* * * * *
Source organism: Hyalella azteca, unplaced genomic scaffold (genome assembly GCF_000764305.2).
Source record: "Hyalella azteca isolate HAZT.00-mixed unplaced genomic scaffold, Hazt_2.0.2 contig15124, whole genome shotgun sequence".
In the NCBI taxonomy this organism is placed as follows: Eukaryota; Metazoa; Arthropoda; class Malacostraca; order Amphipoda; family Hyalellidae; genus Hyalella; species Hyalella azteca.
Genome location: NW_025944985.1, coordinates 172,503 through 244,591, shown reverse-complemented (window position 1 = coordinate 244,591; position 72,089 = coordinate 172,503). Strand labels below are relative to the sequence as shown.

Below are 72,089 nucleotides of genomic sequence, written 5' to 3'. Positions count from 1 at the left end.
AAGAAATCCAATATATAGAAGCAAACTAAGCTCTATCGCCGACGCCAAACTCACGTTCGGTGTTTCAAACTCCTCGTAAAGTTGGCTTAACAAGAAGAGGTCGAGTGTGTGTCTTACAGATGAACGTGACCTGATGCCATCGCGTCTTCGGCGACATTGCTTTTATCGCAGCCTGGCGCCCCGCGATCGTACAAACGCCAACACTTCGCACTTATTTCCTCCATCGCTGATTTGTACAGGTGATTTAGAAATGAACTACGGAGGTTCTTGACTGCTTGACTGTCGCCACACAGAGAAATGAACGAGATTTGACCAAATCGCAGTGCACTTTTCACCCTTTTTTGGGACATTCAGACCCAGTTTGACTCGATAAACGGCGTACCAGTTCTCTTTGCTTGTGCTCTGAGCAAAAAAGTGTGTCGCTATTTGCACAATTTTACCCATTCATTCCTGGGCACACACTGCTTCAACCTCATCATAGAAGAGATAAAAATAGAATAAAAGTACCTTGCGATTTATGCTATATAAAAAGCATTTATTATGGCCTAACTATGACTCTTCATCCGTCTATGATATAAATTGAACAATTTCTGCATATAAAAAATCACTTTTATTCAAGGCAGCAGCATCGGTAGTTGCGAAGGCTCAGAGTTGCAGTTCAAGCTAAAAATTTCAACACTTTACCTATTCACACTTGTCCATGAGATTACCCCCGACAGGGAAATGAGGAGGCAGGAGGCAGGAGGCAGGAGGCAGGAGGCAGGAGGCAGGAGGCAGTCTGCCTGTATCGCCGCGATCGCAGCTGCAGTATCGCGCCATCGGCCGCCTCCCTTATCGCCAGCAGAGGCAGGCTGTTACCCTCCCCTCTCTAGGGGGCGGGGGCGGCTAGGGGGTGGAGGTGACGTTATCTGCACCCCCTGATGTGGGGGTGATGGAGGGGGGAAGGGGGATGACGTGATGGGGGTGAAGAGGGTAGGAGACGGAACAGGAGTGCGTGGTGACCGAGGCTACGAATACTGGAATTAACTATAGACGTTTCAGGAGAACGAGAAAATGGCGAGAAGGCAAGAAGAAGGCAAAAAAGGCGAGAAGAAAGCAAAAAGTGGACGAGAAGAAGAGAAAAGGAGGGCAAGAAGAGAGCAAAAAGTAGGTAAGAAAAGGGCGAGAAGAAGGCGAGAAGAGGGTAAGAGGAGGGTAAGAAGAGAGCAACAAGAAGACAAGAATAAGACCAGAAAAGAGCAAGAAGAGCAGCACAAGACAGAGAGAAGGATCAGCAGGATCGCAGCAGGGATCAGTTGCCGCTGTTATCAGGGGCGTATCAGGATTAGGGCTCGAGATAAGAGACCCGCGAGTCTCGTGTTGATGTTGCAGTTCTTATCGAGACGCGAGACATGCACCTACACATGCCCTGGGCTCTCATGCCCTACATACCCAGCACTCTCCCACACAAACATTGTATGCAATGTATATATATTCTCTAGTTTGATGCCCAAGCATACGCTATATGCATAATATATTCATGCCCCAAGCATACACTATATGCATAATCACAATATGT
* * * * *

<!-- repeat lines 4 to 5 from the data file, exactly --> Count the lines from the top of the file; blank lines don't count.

Genome location: NW_025944985.1, coordinates 172,503 through 244,591, shown reverse-complemented (window position 1 = coordinate 244,591; position 72,089 = coordinate 172,503). Strand labels below are relative to the sequence as shown.

Below are 72,089 nucleotides of genomic sequence, written 5' to 3'. Positions count from 1 at the left end.